A Forbes report on alleged Russian army casualties in Ukraine citing a dodgy Russian website has sparked a media and Twitter storm. Some said Russia had “finally slipped” with the leak on its troops in Ukraine; others were baffled by the “fake publication.” RT decided to investigate.
A Forbes contributor, Paul Roderick Gregory, published an article on Wednesday citing a Russian web source called “Delovaya Zhizn” (translated as Business Life), which was said to reveal “official figures on the number of Russian soldiers killed or made invalids in eastern Ukraine.”
The report, dated March 2015 and entitled “Increases in Pay for Military in 2015,” was altered, with the relevant information being removed, after the Forbes publication came out. However, the original copy was webcached by Google.
The cache shows that the website, which has articles on Russian finance, markets and leisure, claimed that the Russian government had paid monetary compensation to Russian soldiers who “took part in military actions in Eastern Ukraine.
Without citing a source, the article claimed that as of February 1, more than 2,000 families of soldiers killed in Ukraine had received compensation of 3 million rubles (about $50,000) and those crippled during military action – a half million rubles (about $25,000). It added that another 3,200 soldiers wounded in battle had received compensation of 1,800 rubles for every day they were in the conflict zone.
The Forbes contributor accused “Russian censors” for “quickly removing the offending material.”
The Forbes report was picked up by Western media and independent journalists. The International Business Times reportedthat the Russian article had “accidentally published the leaked figures.” 
An article by The Independent on Wednesday called Delovaya Zhizn a “respected news site in Russia,” and cited the head of the Russia and Eurasia Programme at Chatham House, James Nixey, who said that the report is a “nail in the coffin” in proving Russia is engaged in military action.
Another media outlet piling on was was Radio Free Europe/Radio Liberty (RFE/RL), which claimed it had received a response from some Anatoly Kravchenko from Delovaya Zhizn, who said the website had “received the casualty figures from relatives of dead servicemen as well as ‘insider information’ from the Russian Defense Ministry.” However, they added that the website’s representative had “declined to identify any specific sources.”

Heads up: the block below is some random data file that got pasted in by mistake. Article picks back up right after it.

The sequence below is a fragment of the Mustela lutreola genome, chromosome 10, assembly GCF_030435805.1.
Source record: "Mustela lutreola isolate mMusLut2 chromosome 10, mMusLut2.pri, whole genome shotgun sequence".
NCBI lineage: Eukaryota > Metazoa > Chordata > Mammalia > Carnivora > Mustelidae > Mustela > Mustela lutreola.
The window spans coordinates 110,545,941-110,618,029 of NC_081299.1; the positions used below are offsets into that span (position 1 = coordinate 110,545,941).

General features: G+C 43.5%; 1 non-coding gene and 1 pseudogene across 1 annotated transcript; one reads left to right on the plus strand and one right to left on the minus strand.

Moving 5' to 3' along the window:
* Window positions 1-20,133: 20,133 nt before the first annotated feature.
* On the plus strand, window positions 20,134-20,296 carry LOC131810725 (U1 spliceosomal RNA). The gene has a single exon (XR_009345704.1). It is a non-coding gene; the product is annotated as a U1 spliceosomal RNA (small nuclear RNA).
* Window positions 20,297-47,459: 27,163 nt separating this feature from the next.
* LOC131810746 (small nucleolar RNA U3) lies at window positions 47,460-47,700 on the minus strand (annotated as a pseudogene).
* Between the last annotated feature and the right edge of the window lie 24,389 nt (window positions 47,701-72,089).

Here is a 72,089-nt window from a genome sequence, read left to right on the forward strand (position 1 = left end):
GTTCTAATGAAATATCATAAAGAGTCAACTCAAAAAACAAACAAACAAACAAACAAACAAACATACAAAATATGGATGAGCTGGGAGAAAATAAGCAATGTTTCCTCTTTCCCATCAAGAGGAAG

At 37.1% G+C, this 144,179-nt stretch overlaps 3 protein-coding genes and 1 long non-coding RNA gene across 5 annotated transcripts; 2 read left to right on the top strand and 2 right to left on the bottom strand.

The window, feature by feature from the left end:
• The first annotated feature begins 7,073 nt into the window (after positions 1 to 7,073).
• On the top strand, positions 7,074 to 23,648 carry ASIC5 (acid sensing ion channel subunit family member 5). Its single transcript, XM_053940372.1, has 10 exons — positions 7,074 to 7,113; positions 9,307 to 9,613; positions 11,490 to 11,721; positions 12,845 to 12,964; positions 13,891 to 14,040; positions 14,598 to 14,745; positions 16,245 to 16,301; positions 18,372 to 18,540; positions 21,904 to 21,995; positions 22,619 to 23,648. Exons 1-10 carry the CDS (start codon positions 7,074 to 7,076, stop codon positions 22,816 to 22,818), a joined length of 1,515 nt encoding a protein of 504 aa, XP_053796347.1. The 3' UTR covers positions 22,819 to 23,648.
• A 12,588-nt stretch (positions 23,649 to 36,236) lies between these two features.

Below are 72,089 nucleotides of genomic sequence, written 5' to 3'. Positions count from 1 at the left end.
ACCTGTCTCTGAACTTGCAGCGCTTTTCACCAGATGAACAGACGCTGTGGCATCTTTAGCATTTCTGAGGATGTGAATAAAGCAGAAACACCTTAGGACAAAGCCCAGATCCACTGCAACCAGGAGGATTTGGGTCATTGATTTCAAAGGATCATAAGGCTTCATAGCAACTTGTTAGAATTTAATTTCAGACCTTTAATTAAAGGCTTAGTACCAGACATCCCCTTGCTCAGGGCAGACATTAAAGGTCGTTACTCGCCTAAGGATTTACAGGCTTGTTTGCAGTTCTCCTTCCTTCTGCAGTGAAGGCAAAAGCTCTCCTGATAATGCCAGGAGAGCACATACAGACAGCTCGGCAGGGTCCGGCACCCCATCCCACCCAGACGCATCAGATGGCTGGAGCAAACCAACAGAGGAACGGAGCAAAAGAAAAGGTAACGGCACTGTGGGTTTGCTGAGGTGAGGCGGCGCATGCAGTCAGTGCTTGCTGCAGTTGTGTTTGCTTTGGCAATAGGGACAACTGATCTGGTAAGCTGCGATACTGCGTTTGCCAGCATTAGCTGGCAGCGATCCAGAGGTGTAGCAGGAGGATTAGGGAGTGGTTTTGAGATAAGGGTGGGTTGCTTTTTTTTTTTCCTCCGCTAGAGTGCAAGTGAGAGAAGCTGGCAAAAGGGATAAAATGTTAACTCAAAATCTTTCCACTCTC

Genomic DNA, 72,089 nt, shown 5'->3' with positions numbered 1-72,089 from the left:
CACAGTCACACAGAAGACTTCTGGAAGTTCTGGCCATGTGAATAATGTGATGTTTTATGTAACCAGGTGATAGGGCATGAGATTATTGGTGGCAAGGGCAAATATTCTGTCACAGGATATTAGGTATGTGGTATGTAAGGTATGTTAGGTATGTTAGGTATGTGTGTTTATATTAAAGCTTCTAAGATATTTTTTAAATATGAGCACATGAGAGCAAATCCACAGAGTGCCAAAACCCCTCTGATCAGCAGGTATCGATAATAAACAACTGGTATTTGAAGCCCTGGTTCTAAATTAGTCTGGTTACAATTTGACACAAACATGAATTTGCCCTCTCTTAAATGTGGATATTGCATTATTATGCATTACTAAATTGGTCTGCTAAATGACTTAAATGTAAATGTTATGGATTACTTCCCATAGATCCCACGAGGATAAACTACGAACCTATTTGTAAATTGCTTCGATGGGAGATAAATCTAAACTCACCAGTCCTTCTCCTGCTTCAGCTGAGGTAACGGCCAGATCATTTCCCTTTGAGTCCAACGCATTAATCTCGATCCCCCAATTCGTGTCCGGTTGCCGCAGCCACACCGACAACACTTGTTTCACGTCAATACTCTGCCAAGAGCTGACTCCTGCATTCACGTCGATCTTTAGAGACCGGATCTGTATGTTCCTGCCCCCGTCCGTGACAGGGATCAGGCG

Western officials, including two former US ambassadors to Russia and to Ukraine and the US ambassador to OSCE, also retweeted the report.
The publication sparked a Twitter storm with some western journalists, researchers, analysts and think-tanks giving their full trust to the source.
However, at a certain point the media storm came to a halt.  Bloomberg’s Leonid Bershidsky concluded that the initial Delovaya Zhizn report was fake, questioning the URL,, and exposing a grammatical error (“v Ukraine” instead of “na Ukraine”).
AP journalist Nataliya Vasilyeva pointed out the ease of spreading fake information on the web.
“The ease of spreading rumors in the digital world is astonishing,” she wrote.
“Two days of Western officials retweeting a Forbes report quoting a Ukrainian web-site quoting a non-existent Russia news web-site re Ukraine,” she added.
The main problem here is, of course, where was the Forbes online editor when the story was published, why nobody bothered to check sources?”
Indeed, the Russian State media watchdog, Roscomnadzor, has four registered media sources of that name on its website.  All of them are listed as print publications – newspapers or magazines. Electronic media is not mentioned.
The Delovaya Zhizn ( website, however, does not contain any reference to a print edition or mail subscription. Moreover, it does not detail its staff, its owner or founder, or any relevant contact information except for an online reply form.
RT attempted to contact the publication by phone numbers collected through open sources on the web, but received no answer by phone.
RT’s Ilya Petrenko also visited a Moscow address for Delovaya Zhizn that he found online, but there was no sign of the obscure website’s office there.

However, after sending a request via an online form, RT got a reply from someone called Anatoly Kravchenko – the same name as was used in Western media reports – introducing himself as “representing” Delovaya Zhizn.
The statement said that the original story in question had not contained the part about “[Russian] servicemen in Ukraine”nor had it been edited by any of the site’s staff until August 23.

“On August 23 the editorial staff received emails requesting clarification of the information contained in the article, in its last part. This is how we discovered that the site had been hacked… and an editor removed the part of the text added by the perpetrators to the story,” the email said.
It added that the site had been hacked on August 22, allegedly from a Kiev-registered IP address.
The statement stressed that the news site “does not have any political orientation and does not support any political power in the RF [Russian Federation].”
RT could not immediately confirm the identity of the contact – something which apparently did not stop Western news outlets from citing the claims.
This is not the sole example of unverified information related to the Ukrainian conflict appearing on the web. However, few such “leaks” make it to big media.
In one of the instances, US ambassador to Ukraine Geoffrey Pyatt was caught posting unverified images on his Twitter feed in September 2014. The photos, which he said showed US-Kiev military exercises in Ukraine, had already been published in July 2014 and in October 2013.
In another case in April, Pyatt claimed that Russia’s military was continuing to expand its presence in eastern Ukraine. As proof, he posted a picture of a Buk-M2 missile defense system that he said was stationed in Ukraine. However, it turned out to be a two-year-old photo from an air show near Moscow.